Friday, August 29, 2008

A reform agenda for Western Australia


1) State taxes should be reduced to encourage growth.

2) Western Australia's urban planning policies need to be reformed around the importance of home ownership.  This involves releasing land for housing, sale and construction, and also relieving restraints on infill land use.

3) Western Australia needs to retain students longer.  The key to doing so is to increase the levels of competition between schools, levels of competition between teachers, increase accountability and ensure that teacher salaries are nationally attractive.

4) Western Australia's rail network should be privatised in 2009.  A tender would specify the level of subsidy, and the performance benchmarks necessary to meet that subsidy.

5) WA needs a dedicated reform movement to par back some of these outdated and onerous regulations.  It also should set up formal agencies dedicated to regulatory review, and mandate that each new regulation is subject to a regulatory impact statement before implementation.

6) The Western Australian government should restrain the regulatory appropriation of land under the Western Australian Environmental Protection Act, and compensate landowners for future appropriations.

7) Western Australia should set up a voluntary electronic patient record system, and provide online performance indicators, to empower patients and increase the value of the Western Australian health system for Western Australians.

8) The Western Australian government needs to implement a broad range of initiatives to reduce unnecessary spending.

9) With the wealth created by the resources boom, Perth could easily be a cultural capital of Australia.  But doing so requires a widespread deregulatory reform movement, focused on making the city appealing to both cultural producers and to cultural consumers.

10) Western Australian electricity generation, distribution and transmission should be privatised.  Regulation affecting gas networks needs to be liberalised to facilitate further network expansion.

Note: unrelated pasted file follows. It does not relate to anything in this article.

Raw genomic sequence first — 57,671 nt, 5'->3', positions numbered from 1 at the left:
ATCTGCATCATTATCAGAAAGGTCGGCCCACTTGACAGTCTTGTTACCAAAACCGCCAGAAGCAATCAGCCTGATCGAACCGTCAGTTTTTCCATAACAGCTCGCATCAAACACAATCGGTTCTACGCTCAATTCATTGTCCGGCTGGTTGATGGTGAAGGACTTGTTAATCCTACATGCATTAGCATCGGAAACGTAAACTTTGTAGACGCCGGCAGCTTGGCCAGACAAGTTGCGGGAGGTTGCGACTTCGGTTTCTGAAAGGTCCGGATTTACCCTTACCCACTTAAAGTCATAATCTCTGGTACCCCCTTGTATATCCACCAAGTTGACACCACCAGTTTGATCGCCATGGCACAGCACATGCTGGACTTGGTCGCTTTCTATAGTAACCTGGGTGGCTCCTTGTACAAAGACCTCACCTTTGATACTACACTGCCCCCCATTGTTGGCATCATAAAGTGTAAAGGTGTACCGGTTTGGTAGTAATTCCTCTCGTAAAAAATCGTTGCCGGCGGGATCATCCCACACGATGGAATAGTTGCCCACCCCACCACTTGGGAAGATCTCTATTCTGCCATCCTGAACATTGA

Western Australia now has some of the highest per capita taxes in the nation.  Part of this is a consequence of WA's rapidly growing wealth, but it is also a consequence of a lack of enthusiasm for tax reform.  That Western Australia is a wealthy state does not excuse or necessitate high tax burdens -- times of economic success are the times when states are best able to reduce their tax burden with minimal disruption.  Reducing taxes would also add to the economic prosperity of the state, and further help it weather any future international downturn.  Western Australia cannot hope to be both the wealthiest state in the country and the highest taxed for too long.

State taxes should be reduced to encourage growth.


Western Australia, like many other housing markets across the country, is suffering from artificially inflated house prices caused by government planning processes.  Urban house prices are skyrocketing as a direct consequence of thirty years of planning orthodoxy that prioritised density over affordability.  That the cost of housing is artificially high can be demonstrated by comparing Perth with an analogous city that is not restrained by restrictive land release policies, in this case Houston.

And as house prices are going up, home ownership is going down, with younger and poorer families bearing the brunt of this effect.

Western Australia's urban planning policies need to be reformed around the importance of home ownership.  This involves releasing land for housing, sale and construction, and also relieving restraints on infill land use.


Western Australia enjoys high quality education relative to other Australian states and relative to the rest of the world.  Its spending on public education is the highest of the states, but it gets good value for money for its education system -- Western Australian students are among the top performers internationally in science, reading and maths.

However, Western Australia faces two challenges unique to the state.  It has a high proportion of indigenous and remote students which present particular pedagogical and resource challenges.  Furthermore, it has a lower than average year 12 completion rate, a rate which has begun to slip backwards in recent years.

A major reason for this lower completion rate is the attractiveness of work in WA.  However, failing to complete year twelve places students at a disadvantage for future employment, particularly if the boom slows.